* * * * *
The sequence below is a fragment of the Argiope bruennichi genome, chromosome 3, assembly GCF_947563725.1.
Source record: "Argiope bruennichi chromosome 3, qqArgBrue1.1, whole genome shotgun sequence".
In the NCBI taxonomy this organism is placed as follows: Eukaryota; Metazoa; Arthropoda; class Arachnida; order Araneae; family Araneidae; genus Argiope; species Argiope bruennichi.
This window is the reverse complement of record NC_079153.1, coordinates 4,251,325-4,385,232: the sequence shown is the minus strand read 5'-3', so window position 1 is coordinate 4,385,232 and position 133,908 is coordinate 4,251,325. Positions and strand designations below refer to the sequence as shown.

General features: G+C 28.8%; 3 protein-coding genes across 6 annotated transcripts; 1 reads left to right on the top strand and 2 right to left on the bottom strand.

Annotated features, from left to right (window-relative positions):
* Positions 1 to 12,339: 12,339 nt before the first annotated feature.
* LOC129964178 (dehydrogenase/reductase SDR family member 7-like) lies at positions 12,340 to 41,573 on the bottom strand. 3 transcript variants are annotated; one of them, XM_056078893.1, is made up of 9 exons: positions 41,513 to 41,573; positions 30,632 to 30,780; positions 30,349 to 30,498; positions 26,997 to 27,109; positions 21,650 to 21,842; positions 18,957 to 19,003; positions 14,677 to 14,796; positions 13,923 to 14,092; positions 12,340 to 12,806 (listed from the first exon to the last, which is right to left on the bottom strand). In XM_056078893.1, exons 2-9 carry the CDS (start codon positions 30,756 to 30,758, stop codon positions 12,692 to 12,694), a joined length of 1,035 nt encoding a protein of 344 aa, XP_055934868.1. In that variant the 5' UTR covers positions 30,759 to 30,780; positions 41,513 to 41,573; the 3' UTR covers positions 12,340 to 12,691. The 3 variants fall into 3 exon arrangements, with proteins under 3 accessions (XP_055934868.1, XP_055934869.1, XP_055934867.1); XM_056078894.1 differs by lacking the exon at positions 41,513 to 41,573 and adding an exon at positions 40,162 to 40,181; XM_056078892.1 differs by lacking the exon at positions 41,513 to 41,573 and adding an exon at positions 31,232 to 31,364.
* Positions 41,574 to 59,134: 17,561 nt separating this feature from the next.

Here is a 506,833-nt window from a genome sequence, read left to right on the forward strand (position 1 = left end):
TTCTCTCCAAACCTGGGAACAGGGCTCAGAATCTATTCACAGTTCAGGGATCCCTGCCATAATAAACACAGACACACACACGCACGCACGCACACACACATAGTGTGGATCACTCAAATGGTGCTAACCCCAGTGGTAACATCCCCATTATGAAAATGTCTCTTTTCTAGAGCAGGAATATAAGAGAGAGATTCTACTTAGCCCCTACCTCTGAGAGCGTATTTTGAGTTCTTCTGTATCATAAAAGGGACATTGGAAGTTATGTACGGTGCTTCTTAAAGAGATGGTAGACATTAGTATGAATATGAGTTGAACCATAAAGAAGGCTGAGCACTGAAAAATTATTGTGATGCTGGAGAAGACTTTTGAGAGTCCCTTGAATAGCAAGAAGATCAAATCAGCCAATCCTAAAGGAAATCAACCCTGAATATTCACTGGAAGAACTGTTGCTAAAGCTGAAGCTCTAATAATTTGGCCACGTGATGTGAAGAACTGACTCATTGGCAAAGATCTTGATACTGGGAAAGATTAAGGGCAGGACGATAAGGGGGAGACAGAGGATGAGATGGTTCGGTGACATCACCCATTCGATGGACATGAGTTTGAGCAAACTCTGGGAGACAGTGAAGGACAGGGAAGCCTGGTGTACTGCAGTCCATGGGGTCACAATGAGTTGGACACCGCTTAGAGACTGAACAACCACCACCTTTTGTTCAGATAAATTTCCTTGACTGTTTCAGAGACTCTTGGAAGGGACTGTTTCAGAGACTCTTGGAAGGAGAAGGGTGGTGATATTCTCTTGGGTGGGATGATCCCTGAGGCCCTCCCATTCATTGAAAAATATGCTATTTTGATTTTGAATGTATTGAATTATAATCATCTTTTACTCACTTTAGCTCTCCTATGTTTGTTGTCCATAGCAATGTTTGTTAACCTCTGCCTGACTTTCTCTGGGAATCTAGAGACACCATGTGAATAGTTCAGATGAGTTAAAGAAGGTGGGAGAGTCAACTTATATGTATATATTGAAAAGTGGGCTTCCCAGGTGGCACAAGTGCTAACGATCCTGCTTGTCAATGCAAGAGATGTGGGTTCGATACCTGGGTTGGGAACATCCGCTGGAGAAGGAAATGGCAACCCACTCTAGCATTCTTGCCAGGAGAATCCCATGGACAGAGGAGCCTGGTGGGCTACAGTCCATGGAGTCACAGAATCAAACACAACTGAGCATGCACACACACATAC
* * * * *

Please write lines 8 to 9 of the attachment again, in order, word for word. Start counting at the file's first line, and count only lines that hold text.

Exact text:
* LOC129964178 (dehydrogenase/reductase SDR family member 7-like) lies at positions 12,340 to 41,573 on the bottom strand. 3 transcript variants are annotated; one of them, XM_056078893.1, is made up of 9 exons: positions 41,513 to 41,573; positions 30,632 to 30,780; positions 30,349 to 30,498; positions 26,997 to 27,109; positions 21,650 to 21,842; positions 18,957 to 19,003; positions 14,677 to 14,796; positions 13,923 to 14,092; positions 12,340 to 12,806 (listed from the first exon to the last, which is right to left on the bottom strand). In XM_056078893.1, exons 2-9 carry the CDS (start codon positions 30,756 to 30,758, stop codon positions 12,692 to 12,694), a joined length of 1,035 nt encoding a protein of 344 aa, XP_055934868.1. In that variant the 5' UTR covers positions 30,759 to 30,780; positions 41,513 to 41,573; the 3' UTR covers positions 12,340 to 12,691. The 3 variants fall into 3 exon arrangements, with proteins under 3 accessions (XP_055934868.1, XP_055934869.1, XP_055934867.1); XM_056078894.1 differs by lacking the exon at positions 41,513 to 41,573 and adding an exon at positions 40,162 to 40,181; XM_056078892.1 differs by lacking the exon at positions 41,513 to 41,573 and adding an exon at positions 31,232 to 31,364.
* Positions 41,574 to 59,134: 17,561 nt separating this feature from the next.